April 24 (Bloomberg) -- Rates for ships that haul dry-bulk cargoes such as grain and coal advanced as demand to hire the vessels increased.
Bookings to take grain from South America gained 47 percent from the previous week, according to Wells Fargo Securities LLC. Returns for Panamaxes, the largest ships able to transit the Panama Canal, rose for an 11th straight session, the longest winning streak since March 26, according to the Baltic Exchange, a London-based assessor of freight costs.
Ship owners will have to contend with an increase in the dry-bulk fleet of 13.4 percent this year and 6.2 percent in 2013, according to a Wells Fargo report published today. Growth in the seaborne dry-bulk trade will slow to 4 percent this year from 5 percent in 2011, said Wells Fargo, citing data from Clarkson Research Services, a unit of the world’s largest shipbroker.
“We expect overall demand growth to remain relatively modest and insufficient to absorb the oncoming supply of vessels,” analysts led by New York-based Michael Webber said in the report.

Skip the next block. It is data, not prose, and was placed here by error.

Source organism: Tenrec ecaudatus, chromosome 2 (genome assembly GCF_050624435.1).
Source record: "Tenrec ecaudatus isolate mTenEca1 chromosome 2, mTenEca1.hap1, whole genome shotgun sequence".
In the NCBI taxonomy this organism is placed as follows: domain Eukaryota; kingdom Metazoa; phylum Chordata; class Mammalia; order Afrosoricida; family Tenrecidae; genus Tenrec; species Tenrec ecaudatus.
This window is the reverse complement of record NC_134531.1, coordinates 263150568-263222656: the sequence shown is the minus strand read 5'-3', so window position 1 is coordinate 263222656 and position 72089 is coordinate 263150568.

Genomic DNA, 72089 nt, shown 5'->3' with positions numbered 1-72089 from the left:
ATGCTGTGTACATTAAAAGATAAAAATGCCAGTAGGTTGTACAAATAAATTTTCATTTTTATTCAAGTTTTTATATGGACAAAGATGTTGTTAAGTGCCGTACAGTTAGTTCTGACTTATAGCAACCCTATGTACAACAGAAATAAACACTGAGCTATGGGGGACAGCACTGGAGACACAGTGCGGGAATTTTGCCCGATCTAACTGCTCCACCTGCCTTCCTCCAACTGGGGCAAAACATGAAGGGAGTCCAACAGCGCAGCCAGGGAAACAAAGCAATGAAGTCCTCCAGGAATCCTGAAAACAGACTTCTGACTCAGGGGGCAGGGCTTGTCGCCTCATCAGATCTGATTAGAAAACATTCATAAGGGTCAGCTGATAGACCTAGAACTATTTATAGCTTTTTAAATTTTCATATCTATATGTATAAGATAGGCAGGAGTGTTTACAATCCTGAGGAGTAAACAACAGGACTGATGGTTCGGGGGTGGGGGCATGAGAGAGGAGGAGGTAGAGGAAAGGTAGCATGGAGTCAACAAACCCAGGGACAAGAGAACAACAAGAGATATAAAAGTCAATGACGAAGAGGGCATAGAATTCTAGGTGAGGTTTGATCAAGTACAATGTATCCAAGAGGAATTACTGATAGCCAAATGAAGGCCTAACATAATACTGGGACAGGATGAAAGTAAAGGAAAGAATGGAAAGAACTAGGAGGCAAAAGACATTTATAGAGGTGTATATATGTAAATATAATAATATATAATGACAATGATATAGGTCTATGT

Panamax rates gained 4.9 percent to $13,008 a day, according to Baltic Exchange data. That was the highest price in four months. Rates for Supramaxes, about 25 percent smaller than Panamaxes, gained 2.2 percent to $11,162, the highest price since Jan. 10. Handysizes, the smallest vessels tracked by the gauge, added 0.9 percent to $8,617.
Hire costs for Capesize vessels, the largest of the four ship sizes that are tracked by the gauge, were little changed at $6,542 a day, the data showed. The Baltic Dry Index increased 2.4 percent to 1,116 today, according to the exchange. That was the highest level since Jan. 11.
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